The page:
We had all manner of fun while Grandpa visited, bringing in friends old and new to share the fruits of a very local food chain and enjoy the perks of island living in the summertime. But perhaps the highlight of the trip was a 36-hour detour to the Scablands of Washington. We figured a geologically-focused jaunt was in order to take advantage of my dad's expertise and throw in some home-grown science for Dylan.
What I don't think we were quite prepared for was just how stunningly beautiful it all was. Like my reaction to the 12-hour drive to Yellowstone, I couldn't help feeling frustrated with myself for letting such a close and easy destination go unexplored for so long - especially one that offers a breathtaking number of recreational options and decidedly different weather than our side of the state.
The Scablands are an area in north central Washington, roughly south of Grand Coulee Dam, that was formed during a massive flooding event, so exhibits some fascinating - and beautiful - geology. The result of this ancient event is an area covered almost entirely in basalt, with giant boulders and ribbons of granite that sort of got dropped in. The practical result for us non-scientists or rock-hounds is a vast area covered in what must be hundreds of lakes.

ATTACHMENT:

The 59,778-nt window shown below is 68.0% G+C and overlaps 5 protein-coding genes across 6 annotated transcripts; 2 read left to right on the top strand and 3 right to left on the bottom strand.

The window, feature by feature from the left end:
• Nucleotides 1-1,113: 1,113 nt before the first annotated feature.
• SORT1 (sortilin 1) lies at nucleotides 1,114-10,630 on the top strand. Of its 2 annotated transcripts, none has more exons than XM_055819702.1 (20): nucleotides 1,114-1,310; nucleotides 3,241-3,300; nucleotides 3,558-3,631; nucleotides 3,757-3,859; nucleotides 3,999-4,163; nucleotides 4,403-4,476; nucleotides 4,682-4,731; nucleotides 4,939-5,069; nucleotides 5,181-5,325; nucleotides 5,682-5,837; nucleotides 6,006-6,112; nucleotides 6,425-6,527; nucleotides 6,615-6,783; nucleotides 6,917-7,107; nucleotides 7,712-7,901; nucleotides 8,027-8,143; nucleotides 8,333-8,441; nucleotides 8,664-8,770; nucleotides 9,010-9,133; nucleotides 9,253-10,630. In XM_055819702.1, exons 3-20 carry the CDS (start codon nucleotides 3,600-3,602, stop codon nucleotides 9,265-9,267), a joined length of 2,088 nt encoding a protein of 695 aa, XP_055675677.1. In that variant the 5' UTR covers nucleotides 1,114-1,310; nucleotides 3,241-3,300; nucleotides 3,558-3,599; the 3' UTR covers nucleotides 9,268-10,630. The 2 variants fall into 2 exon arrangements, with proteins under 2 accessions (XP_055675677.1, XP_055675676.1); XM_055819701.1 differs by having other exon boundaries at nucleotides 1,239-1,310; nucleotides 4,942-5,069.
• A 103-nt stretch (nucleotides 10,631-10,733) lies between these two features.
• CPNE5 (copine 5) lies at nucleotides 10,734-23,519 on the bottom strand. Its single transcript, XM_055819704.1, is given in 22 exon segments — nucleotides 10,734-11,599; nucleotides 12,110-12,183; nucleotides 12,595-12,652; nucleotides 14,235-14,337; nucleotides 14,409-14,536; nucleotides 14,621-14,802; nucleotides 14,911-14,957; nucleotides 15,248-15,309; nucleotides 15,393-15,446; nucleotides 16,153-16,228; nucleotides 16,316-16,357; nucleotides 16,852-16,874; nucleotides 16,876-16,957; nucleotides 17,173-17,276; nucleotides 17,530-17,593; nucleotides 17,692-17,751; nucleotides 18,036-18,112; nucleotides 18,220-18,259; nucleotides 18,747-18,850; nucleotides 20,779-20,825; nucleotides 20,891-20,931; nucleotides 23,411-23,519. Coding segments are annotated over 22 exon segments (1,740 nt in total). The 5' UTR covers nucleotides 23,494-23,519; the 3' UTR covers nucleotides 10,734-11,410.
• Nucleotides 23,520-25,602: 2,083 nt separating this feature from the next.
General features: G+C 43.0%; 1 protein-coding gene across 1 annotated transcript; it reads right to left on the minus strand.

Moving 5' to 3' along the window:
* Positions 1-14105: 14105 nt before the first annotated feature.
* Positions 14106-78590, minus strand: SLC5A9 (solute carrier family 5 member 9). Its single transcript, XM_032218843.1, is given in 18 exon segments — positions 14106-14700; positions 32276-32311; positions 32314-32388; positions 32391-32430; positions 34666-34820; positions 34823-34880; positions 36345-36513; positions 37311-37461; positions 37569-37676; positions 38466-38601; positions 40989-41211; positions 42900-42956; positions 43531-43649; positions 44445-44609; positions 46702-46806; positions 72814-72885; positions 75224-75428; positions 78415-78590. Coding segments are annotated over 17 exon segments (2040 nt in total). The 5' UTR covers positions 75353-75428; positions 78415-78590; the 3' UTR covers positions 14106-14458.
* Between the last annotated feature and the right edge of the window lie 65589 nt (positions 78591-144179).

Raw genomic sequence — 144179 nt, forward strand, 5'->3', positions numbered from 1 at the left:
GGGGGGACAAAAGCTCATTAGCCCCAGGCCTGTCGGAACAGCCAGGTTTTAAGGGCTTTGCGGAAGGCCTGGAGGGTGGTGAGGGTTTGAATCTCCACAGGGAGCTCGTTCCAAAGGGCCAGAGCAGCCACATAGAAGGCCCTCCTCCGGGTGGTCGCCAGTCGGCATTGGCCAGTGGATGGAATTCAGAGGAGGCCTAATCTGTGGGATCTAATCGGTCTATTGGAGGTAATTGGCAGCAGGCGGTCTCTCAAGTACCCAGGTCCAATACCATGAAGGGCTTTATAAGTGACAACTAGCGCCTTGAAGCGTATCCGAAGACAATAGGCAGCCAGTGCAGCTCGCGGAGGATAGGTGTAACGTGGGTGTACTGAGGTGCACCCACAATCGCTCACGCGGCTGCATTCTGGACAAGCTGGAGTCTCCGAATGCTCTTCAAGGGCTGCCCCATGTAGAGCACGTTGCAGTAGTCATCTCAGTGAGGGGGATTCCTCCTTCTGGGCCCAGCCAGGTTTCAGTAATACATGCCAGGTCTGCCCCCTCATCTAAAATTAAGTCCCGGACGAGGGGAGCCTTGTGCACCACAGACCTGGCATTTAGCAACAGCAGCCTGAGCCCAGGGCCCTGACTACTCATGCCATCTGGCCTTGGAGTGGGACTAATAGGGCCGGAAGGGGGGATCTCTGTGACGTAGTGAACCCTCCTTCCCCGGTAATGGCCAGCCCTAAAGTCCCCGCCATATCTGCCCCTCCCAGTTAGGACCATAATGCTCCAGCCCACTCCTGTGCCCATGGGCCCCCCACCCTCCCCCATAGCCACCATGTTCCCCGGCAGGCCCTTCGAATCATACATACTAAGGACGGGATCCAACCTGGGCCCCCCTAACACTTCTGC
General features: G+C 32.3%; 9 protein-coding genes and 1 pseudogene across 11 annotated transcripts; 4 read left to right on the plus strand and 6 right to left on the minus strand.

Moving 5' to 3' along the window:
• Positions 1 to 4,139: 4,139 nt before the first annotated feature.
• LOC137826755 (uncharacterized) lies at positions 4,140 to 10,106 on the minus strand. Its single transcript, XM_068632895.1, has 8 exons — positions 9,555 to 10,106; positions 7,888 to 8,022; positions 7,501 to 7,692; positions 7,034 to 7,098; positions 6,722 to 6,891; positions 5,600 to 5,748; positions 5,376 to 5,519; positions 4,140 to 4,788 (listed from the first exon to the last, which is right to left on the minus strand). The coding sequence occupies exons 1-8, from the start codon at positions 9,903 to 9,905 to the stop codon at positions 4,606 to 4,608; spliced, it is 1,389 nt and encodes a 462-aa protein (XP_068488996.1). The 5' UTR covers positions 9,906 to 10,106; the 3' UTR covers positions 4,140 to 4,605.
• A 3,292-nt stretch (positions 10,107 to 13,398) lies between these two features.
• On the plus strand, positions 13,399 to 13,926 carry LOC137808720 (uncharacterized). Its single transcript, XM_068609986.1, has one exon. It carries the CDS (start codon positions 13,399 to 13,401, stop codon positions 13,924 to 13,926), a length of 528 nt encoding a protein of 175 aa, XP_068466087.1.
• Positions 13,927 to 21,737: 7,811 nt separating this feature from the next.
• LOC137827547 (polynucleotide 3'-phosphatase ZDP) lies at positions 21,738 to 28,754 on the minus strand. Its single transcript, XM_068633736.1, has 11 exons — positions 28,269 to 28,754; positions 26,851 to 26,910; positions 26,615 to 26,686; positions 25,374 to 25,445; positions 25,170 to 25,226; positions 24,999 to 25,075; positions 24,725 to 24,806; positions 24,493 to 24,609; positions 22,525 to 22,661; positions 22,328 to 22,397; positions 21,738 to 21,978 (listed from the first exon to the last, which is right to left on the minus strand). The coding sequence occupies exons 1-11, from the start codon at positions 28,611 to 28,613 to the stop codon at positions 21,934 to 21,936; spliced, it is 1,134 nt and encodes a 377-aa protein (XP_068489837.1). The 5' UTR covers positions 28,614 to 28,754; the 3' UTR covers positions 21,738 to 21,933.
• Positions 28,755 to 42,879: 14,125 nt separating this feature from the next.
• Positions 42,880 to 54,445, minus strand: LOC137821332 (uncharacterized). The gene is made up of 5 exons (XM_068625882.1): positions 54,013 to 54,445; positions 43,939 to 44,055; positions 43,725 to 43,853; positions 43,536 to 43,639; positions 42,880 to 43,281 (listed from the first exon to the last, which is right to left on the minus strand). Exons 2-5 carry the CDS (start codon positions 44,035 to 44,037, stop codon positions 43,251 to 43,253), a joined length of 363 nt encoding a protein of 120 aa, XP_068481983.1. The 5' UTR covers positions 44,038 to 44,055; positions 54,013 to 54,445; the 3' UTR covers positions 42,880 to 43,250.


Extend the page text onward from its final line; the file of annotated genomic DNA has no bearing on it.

Deep azure lakes surrounded by golden grasses and rugged, striped canyons and cliffs - a stark departure from the lush tanglewood of our misty isle.
We made lots of roadside stops, including to the Petrified Forest state park we've zoomed by a hundred times as we cross the Columbia. Turned out to be just off the road (a fact you'd never gleen from the highway sign) and offered up vast vistas, very cool geology, and a little kitsch to boot.
We drank in sight after sight, marveling at the lack of population and sheer volume of parks and other publicly-owned lands, and finally decided to make it an overnighter, ending the day at quaintly-named Electric City near Grand Coulee and scoring a jaw-dropping motel room for the night.
Perfect. Scablands - you'll see more of us when the clouds come back to Vashon in the fall.